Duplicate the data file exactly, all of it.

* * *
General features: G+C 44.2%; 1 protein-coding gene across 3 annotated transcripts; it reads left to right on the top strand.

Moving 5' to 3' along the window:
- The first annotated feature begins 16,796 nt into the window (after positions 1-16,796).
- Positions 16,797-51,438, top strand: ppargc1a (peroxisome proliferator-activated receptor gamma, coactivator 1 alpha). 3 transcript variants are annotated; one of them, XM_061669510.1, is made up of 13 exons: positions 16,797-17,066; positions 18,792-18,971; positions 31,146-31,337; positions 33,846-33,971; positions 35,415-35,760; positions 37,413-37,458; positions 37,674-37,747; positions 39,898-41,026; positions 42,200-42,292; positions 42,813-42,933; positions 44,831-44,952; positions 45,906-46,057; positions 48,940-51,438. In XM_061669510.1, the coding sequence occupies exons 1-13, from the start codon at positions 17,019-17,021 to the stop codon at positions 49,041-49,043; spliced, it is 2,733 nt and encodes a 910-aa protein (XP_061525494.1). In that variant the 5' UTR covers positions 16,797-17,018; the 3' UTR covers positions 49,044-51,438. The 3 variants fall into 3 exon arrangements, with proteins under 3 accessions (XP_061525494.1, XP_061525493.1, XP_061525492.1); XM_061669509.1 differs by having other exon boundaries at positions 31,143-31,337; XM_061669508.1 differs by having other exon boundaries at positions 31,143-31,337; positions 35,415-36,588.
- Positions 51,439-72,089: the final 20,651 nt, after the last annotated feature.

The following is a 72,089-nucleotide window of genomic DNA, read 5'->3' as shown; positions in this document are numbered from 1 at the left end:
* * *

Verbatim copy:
General features: G+C 44.2%; 1 protein-coding gene across 3 annotated transcripts; it reads left to right on the top strand.

Moving 5' to 3' along the window:
- The first annotated feature begins 16,796 nt into the window (after positions 1-16,796).
- Positions 16,797-51,438, top strand: ppargc1a (peroxisome proliferator-activated receptor gamma, coactivator 1 alpha). 3 transcript variants are annotated; one of them, XM_061669510.1, is made up of 13 exons: positions 16,797-17,066; positions 18,792-18,971; positions 31,146-31,337; positions 33,846-33,971; positions 35,415-35,760; positions 37,413-37,458; positions 37,674-37,747; positions 39,898-41,026; positions 42,200-42,292; positions 42,813-42,933; positions 44,831-44,952; positions 45,906-46,057; positions 48,940-51,438. In XM_061669510.1, the coding sequence occupies exons 1-13, from the start codon at positions 17,019-17,021 to the stop codon at positions 49,041-49,043; spliced, it is 2,733 nt and encodes a 910-aa protein (XP_061525494.1). In that variant the 5' UTR covers positions 16,797-17,018; the 3' UTR covers positions 49,044-51,438. The 3 variants fall into 3 exon arrangements, with proteins under 3 accessions (XP_061525494.1, XP_061525493.1, XP_061525492.1); XM_061669509.1 differs by having other exon boundaries at positions 31,143-31,337; XM_061669508.1 differs by having other exon boundaries at positions 31,143-31,337; positions 35,415-36,588.
- Positions 51,439-72,089: the final 20,651 nt, after the last annotated feature.

The following is a 72,089-nucleotide window of genomic DNA, read 5'->3' as shown; positions in this document are numbered from 1 at the left end: